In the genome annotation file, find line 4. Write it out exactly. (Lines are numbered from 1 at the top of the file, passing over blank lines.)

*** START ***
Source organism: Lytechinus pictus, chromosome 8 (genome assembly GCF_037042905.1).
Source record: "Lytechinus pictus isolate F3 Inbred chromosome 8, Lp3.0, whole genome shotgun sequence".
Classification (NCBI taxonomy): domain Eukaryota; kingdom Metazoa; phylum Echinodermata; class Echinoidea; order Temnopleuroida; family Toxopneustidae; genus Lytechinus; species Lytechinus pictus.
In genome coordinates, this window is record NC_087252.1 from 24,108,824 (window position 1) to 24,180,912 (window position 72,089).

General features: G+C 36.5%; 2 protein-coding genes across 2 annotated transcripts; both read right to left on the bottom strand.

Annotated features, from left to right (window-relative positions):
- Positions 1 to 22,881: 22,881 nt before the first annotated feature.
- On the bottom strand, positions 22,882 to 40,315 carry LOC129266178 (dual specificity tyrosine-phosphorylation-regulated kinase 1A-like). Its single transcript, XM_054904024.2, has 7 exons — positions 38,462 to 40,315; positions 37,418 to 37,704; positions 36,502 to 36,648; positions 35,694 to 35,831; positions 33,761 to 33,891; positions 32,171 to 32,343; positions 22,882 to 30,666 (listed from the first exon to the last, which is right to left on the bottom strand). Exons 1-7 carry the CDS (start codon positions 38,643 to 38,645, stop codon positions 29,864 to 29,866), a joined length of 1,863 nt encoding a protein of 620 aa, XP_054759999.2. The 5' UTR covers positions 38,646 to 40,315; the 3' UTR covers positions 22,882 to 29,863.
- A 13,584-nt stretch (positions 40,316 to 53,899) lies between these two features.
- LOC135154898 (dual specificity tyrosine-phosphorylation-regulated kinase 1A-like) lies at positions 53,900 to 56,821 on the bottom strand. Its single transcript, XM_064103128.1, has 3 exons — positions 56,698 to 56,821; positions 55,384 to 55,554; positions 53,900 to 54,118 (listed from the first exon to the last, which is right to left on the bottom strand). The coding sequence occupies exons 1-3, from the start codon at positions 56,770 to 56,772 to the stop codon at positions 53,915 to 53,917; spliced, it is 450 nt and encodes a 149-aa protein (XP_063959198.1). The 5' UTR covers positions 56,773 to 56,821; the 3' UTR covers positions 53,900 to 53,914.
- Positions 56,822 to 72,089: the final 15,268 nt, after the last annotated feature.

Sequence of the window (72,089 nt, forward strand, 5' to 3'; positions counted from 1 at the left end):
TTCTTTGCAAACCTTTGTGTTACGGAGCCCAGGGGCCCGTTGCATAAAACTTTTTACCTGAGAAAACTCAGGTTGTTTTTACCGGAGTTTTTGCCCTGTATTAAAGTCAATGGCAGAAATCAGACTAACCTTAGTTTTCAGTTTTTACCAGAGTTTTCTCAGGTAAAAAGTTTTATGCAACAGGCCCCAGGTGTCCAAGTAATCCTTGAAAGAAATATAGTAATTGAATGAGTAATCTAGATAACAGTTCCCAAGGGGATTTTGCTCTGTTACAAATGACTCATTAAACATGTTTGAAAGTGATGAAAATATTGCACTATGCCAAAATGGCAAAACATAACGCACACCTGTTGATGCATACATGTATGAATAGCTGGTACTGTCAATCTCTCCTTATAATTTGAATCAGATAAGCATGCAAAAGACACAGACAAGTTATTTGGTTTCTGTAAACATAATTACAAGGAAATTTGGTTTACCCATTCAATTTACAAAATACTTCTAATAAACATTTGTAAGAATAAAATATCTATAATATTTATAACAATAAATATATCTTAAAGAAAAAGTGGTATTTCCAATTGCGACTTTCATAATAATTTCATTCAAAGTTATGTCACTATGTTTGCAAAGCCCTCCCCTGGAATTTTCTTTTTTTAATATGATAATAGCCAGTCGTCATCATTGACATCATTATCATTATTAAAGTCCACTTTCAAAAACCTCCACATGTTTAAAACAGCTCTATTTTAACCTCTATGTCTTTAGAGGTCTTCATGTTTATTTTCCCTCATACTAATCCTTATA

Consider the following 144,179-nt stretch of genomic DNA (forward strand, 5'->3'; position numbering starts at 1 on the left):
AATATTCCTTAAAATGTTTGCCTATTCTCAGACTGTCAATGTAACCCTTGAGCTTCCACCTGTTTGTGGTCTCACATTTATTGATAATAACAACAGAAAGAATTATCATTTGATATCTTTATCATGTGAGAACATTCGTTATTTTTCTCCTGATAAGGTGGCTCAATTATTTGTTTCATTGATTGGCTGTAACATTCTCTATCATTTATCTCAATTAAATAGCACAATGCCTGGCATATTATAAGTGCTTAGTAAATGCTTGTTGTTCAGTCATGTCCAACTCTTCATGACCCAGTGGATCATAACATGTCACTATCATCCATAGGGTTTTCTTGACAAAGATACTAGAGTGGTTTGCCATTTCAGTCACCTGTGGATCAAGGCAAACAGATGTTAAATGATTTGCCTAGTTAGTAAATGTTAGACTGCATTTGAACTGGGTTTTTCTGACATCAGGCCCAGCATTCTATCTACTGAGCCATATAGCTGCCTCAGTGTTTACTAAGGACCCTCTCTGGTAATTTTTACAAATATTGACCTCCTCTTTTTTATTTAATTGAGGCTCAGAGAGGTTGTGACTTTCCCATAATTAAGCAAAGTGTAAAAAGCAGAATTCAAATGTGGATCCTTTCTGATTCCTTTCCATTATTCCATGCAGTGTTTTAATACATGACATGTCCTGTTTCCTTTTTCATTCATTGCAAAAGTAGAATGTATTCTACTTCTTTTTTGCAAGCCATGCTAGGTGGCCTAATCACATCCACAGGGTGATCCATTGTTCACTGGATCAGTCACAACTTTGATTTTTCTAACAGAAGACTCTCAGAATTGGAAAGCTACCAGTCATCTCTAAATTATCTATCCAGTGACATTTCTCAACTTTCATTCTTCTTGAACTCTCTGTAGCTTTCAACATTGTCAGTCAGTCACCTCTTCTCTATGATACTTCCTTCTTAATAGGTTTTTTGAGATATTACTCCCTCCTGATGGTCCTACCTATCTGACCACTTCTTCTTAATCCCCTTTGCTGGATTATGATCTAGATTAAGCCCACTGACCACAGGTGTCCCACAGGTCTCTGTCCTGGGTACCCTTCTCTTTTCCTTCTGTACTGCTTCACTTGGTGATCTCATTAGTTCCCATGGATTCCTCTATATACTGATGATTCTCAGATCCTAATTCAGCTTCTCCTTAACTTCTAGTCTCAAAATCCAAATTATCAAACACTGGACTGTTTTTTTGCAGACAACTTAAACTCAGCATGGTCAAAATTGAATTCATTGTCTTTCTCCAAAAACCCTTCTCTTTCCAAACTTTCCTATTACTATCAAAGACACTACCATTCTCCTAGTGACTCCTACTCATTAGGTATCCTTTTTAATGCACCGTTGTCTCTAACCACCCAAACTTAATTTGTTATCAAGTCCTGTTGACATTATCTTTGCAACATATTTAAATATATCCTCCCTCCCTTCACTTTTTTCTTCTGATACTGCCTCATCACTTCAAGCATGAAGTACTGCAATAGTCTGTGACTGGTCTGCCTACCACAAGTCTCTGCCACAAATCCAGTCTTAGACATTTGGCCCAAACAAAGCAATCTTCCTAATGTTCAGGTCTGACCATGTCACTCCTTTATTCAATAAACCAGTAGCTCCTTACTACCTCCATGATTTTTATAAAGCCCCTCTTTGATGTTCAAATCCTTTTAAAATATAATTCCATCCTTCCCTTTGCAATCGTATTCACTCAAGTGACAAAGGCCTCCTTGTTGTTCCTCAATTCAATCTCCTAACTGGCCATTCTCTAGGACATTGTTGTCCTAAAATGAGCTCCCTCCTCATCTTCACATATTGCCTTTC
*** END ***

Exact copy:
In genome coordinates, this window is record NC_087252.1 from 24,108,824 (window position 1) to 24,180,912 (window position 72,089).